In the first two parts of this series we examined how to identify problems that need solving and how to test whether there’s a market for a solution and what that market might be worth to you. Today we’re going to look at how you might go about solving the problems and how your users may be able to help.
The Hard Work
This is where the hard bit of entrepreneurial life starts to kick in. Finding a problem and ensuring that there’s a market for a solution is the easy bit. Solving that problem in an economic way is harder. Fortunately, you don’t have to go it alone.
Remember your initial research and the person who identified their issue? They’re going to be a very useful person as you come up with possible solutions. You don’t want to monopolize this person’s time – so you’re going to have do a lot of the donkey work in terms of ideas generation yourself (or with your prospective business partners if this isn’t going to be a solo enterprise) but you can occasionally go back to that person and ask them what they think of your efforts so far.
If, like most first-time entrepreneurs, you don’t have an awful lot of money to throw at a solution – you need to think on your feet when it comes to developing one. If you can get to the stage where you have a working prototype of your idea – you may be able to attract investment to turn it into a production ready concept. Until then, you want to use your labours and cunning to fill in the gap.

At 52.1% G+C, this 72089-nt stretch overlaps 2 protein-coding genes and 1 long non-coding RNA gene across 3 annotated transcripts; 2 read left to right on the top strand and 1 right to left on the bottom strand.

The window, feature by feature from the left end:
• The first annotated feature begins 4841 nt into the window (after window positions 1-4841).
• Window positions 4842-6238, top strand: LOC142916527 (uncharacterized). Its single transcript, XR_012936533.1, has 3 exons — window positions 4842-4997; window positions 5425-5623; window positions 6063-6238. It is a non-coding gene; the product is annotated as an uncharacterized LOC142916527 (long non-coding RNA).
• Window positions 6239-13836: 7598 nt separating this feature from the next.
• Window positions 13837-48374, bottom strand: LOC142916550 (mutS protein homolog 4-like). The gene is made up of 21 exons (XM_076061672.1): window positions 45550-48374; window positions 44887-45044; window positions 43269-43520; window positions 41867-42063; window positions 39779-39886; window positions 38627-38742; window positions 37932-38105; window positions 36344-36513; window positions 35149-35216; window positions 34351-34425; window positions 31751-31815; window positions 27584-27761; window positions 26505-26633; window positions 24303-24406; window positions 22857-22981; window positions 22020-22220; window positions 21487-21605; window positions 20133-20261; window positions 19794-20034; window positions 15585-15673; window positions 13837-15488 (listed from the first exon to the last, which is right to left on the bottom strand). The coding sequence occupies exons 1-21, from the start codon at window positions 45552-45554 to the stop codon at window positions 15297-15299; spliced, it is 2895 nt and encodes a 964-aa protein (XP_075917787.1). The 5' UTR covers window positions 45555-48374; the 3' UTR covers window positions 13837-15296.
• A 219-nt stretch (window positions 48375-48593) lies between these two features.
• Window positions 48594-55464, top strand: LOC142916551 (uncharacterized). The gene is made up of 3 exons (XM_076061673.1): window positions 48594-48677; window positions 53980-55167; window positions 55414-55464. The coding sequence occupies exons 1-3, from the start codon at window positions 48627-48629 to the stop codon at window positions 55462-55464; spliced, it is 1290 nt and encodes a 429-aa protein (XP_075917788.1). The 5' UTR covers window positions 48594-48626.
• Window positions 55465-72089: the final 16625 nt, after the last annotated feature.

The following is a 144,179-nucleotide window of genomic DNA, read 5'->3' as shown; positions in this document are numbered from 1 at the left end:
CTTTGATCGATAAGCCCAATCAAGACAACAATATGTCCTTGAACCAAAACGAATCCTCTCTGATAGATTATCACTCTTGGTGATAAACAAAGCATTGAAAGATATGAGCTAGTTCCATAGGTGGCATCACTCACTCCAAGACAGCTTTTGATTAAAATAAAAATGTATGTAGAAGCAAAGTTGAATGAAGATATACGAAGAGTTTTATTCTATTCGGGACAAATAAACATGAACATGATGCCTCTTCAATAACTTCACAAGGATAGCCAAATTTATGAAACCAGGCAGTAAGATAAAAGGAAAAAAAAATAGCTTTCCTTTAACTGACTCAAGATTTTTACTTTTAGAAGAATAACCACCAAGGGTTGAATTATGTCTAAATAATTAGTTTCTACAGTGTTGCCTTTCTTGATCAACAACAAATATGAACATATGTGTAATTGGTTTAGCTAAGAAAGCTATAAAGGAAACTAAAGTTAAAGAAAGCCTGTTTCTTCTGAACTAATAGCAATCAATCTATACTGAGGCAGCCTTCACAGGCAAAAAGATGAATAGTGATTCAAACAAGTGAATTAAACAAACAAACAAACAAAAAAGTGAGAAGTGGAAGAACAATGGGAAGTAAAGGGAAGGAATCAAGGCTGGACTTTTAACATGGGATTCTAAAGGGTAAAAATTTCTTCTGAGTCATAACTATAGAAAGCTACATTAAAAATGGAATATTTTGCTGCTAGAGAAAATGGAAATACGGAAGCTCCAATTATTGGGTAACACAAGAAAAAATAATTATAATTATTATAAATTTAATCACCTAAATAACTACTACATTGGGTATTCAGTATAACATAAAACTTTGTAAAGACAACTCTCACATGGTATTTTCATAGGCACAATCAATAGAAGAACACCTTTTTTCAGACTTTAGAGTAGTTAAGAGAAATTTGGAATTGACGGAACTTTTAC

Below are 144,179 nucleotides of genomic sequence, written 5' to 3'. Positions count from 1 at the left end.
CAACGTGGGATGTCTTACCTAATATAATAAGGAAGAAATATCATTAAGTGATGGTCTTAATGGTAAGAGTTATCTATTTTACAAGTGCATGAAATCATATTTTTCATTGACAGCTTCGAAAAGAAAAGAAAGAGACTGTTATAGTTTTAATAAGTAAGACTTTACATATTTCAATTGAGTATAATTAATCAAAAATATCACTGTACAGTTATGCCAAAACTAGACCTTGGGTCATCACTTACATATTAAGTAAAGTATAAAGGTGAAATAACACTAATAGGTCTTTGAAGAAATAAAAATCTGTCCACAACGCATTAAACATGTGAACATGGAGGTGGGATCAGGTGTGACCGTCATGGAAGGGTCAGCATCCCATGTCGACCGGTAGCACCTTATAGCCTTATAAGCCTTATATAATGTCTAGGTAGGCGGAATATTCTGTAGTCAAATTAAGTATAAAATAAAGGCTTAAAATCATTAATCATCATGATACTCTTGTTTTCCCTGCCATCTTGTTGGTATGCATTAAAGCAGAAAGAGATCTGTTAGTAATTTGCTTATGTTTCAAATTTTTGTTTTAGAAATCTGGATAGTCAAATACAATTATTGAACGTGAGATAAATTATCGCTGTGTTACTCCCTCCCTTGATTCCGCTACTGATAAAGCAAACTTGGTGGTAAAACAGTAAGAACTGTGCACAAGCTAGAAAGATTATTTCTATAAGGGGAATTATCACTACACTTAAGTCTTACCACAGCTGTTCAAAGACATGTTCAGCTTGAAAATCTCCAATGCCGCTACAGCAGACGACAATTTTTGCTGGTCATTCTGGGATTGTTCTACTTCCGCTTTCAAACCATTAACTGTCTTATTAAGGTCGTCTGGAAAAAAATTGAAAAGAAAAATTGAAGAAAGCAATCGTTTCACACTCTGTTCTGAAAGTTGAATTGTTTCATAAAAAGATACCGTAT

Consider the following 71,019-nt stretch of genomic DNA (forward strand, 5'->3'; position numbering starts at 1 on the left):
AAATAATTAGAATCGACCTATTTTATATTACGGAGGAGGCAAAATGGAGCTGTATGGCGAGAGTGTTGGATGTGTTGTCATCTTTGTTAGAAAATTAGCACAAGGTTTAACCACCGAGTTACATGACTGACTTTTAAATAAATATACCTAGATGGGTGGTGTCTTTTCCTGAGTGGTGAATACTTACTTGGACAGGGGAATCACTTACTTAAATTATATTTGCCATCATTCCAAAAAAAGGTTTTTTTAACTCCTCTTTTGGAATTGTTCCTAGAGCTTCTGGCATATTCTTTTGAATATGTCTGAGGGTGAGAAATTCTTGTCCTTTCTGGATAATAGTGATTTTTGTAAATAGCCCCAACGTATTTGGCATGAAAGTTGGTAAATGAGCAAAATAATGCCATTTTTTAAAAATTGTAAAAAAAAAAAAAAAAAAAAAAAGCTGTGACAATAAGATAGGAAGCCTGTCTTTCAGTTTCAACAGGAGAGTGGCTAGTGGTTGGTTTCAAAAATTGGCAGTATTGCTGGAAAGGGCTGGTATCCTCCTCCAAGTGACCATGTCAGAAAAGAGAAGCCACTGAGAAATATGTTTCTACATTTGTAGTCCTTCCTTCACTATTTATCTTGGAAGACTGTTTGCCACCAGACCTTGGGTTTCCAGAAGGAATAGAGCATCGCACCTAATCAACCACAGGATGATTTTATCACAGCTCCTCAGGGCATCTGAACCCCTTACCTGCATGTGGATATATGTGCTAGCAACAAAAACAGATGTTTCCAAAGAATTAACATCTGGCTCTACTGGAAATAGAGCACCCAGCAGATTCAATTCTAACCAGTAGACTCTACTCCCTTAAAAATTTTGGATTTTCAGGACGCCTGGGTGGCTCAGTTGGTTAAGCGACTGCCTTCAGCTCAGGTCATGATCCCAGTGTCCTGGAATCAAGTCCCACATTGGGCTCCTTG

Consider working with universities on projects with major benefits – you’ll have to give up a share of the proceeds but if you can grab some of the finest minds available locally; it’s worth doing.
You may also want to look at where you can source materials cheaply; don’t forget that the town garbage dump often has a lot of recyclable material available and there are places like Craigslist where you may be able to find cheap second hand materials online too.
You might also want to develop your user personas at this stage. As you come up with solutions; you want to keep asking yourself – “will this really appeal to my target market?” For example, if you’re heading in a green direction – it’s probably best not to use materials that are difficult to recycle or which aren’t biodegradable. After all, solving one environmental crisis by causing another is often difficult to sell.
This can be seen clearly in paper versus plastic cups for water machines. Paper is very common; even though the environmental footprint (despite their biodegradability and renewable source) being much worse than the plastic cup’s. People perceive plastics as “not green” and won’t use them even when they are greener than the alternatives.
Once your solutions begin to take shape – you can then move onto the next steps of user testing – which we’ll look at tomorrow.
JP Morgan (link to image)
Chris Nodder, Questionable Methods (link to image)
No Talent for Certainty (link to image)